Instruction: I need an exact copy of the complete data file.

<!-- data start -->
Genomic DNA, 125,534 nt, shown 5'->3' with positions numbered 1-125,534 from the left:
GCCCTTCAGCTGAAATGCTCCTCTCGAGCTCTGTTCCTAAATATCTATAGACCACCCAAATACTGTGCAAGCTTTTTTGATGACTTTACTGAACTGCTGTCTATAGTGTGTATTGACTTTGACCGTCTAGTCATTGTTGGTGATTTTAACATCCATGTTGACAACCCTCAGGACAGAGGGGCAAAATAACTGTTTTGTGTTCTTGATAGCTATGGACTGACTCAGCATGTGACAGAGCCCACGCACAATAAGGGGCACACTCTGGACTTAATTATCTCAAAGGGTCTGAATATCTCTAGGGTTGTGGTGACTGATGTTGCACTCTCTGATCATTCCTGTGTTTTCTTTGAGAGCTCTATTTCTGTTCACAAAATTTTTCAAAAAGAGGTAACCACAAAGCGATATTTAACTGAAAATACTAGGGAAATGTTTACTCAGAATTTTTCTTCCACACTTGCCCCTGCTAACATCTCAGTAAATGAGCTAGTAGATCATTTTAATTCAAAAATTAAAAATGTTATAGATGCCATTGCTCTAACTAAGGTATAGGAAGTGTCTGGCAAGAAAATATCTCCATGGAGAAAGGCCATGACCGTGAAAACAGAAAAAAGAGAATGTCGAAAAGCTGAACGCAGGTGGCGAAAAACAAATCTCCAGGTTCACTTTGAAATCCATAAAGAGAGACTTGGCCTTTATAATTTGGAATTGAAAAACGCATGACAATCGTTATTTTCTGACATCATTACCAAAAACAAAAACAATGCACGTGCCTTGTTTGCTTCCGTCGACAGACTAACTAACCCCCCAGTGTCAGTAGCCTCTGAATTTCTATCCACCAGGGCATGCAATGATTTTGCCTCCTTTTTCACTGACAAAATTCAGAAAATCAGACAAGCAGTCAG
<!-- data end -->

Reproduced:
Genomic DNA, 125,534 nt, shown 5'->3' with positions numbered 1-125,534 from the left:
GCCCTTCAGCTGAAATGCTCCTCTCGAGCTCTGTTCCTAAATATCTATAGACCACCCAAATACTGTGCAAGCTTTTTTGATGACTTTACTGAACTGCTGTCTATAGTGTGTATTGACTTTGACCGTCTAGTCATTGTTGGTGATTTTAACATCCATGTTGACAACCCTCAGGACAGAGGGGCAAAATAACTGTTTTGTGTTCTTGATAGCTATGGACTGACTCAGCATGTGACAGAGCCCACGCACAATAAGGGGCACACTCTGGACTTAATTATCTCAAAGGGTCTGAATATCTCTAGGGTTGTGGTGACTGATGTTGCACTCTCTGATCATTCCTGTGTTTTCTTTGAGAGCTCTATTTCTGTTCACAAAATTTTTCAAAAAGAGGTAACCACAAAGCGATATTTAACTGAAAATACTAGGGAAATGTTTACTCAGAATTTTTCTTCCACACTTGCCCCTGCTAACATCTCAGTAAATGAGCTAGTAGATCATTTTAATTCAAAAATTAAAAATGTTATAGATGCCATTGCTCTAACTAAGGTATAGGAAGTGTCTGGCAAGAAAATATCTCCATGGAGAAAGGCCATGACCGTGAAAACAGAAAAAAGAGAATGTCGAAAAGCTGAACGCAGGTGGCGAAAAACAAATCTCCAGGTTCACTTTGAAATCCATAAAGAGAGACTTGGCCTTTATAATTTGGAATTGAAAAACGCATGACAATCGTTATTTTCTGACATCATTACCAAAAACAAAAACAATGCACGTGCCTTGTTTGCTTCCGTCGACAGACTAACTAACCCCCCAGTGTCAGTAGCCTCTGAATTTCTATCCACCAGGGCATGCAATGATTTTGCCTCCTTTTTCACTGACAAAATTCAGAAAATCAGACAAGCAGTCAG